Novelist Watson brought to inspire creative writers

This past week, fiction author Larry Watson visited campus to host a Q&A for students and to read excerpts from his novels, both old and new.

He has written many novels, among them, “Montana 1948,” “Orchard,” “American Boy” and “Let Him Go.” Most of them take place in the mid-1900s.

While all of his characters are fictitious, Watson said that he often uses the example of his ancestors to give them life-like dimension.

“In a lot of my fiction, I like to go back to a time and place that wasn’t my own, but belonged to my grandparents,” Watson said. He said that he enjoys finding ways to “imagine my way into the lives of people close to me.”

“Montana 1948” is currently taught at SVSU as part of the Great Lakes Writers class, English 204. In the future, Watson’s latest novel, “Let Him Go,” may be taught as well.

“I think the event went really well,” C. Vince Samarco said. “Larry was really forthcoming with his willingness to participate with students, and I think he just offered a lot of really helpful advice to students who are just figuring out what to do.”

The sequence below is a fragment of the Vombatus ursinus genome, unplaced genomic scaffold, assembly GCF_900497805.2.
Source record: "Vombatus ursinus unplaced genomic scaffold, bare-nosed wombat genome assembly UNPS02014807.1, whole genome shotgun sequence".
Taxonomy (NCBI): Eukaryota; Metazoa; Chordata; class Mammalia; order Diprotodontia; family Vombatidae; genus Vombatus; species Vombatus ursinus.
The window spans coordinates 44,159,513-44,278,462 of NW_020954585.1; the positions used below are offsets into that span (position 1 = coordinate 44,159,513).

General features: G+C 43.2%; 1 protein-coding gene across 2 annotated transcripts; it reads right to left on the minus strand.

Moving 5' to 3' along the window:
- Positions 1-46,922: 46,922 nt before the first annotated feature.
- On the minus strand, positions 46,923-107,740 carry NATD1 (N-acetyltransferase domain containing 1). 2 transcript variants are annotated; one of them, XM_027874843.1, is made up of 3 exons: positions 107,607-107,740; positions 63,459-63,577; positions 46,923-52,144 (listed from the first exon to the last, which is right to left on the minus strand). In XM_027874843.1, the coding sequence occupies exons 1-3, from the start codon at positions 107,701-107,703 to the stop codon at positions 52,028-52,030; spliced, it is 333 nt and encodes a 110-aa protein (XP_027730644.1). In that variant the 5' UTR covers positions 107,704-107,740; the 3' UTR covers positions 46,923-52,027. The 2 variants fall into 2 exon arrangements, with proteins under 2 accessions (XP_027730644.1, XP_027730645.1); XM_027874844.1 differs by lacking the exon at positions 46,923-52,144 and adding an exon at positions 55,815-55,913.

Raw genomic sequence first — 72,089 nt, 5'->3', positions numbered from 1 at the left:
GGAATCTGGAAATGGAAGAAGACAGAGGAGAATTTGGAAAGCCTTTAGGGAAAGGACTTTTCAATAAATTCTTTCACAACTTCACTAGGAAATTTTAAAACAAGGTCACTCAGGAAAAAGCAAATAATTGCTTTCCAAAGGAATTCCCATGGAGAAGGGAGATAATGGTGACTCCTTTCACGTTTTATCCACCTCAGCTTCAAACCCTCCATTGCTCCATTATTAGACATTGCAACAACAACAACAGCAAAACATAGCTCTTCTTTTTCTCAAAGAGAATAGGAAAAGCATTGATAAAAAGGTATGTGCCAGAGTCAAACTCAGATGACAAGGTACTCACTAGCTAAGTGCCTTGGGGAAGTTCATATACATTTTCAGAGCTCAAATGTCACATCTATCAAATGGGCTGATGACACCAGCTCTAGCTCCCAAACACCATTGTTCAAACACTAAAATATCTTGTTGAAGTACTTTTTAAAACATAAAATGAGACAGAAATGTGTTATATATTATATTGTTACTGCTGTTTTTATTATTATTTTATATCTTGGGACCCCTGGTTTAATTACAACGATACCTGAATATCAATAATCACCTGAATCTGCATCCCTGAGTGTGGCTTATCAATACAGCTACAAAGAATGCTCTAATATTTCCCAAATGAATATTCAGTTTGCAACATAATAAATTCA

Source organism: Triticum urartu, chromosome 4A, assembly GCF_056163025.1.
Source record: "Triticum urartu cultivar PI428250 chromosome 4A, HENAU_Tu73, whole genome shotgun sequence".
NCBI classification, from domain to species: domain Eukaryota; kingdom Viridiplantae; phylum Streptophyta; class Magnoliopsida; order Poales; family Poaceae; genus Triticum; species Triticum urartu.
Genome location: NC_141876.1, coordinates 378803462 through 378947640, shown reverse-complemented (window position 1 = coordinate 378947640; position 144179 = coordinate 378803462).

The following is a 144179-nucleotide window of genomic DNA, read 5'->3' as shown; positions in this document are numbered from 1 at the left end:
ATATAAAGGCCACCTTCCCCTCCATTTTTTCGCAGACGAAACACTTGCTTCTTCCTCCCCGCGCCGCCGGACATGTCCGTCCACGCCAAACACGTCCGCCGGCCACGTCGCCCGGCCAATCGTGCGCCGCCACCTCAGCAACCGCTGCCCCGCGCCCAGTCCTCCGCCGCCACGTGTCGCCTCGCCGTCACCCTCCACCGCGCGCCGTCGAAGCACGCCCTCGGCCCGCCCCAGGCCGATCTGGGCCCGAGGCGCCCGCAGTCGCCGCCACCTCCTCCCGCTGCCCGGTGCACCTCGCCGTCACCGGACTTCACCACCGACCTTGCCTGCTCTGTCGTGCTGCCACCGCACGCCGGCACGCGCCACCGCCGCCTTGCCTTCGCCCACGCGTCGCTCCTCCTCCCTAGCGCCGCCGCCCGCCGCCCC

Creative writing and psychology sophomore Kaylee Davis agreed. Her favorite part of the event was when Watson read aloud from his work. “I liked all the detail he had in his writing,” she said.

Watson said that, though he didn’t always know he wanted to write, as soon as he tried his hand at poetry in college, he knew it was meant for him. Creating fictional characters often helps him develop a new way to look at the world through them. “My fictions are complicated ways for me to find answers to questions I’ve never asked,” he said.

“He has just a wealth of long-time expertise that he is willing to share with people, which is great,” Samarco said.

When asked what advice he had for aspiring writers, Watson answered immediately. “Read and write,” he said. “It’s so simple.” He continued on to say that reading helps develop literary skills, and writing is great practice.

SVSU is working to promote out-of-class interest in writing, and bringing Watson in to speak was one way to help. “The university is becoming even more committed to talking about writing on campus, and this was just one more event to emphasis how important (it) is,” Samarco said.

This entry was posted on Monday, April 20th, 2015 and is filed under A&E. You can follow any responses to this entry through the RSS 2.0 feed. Responses are currently closed, but you can trackback from your own site.

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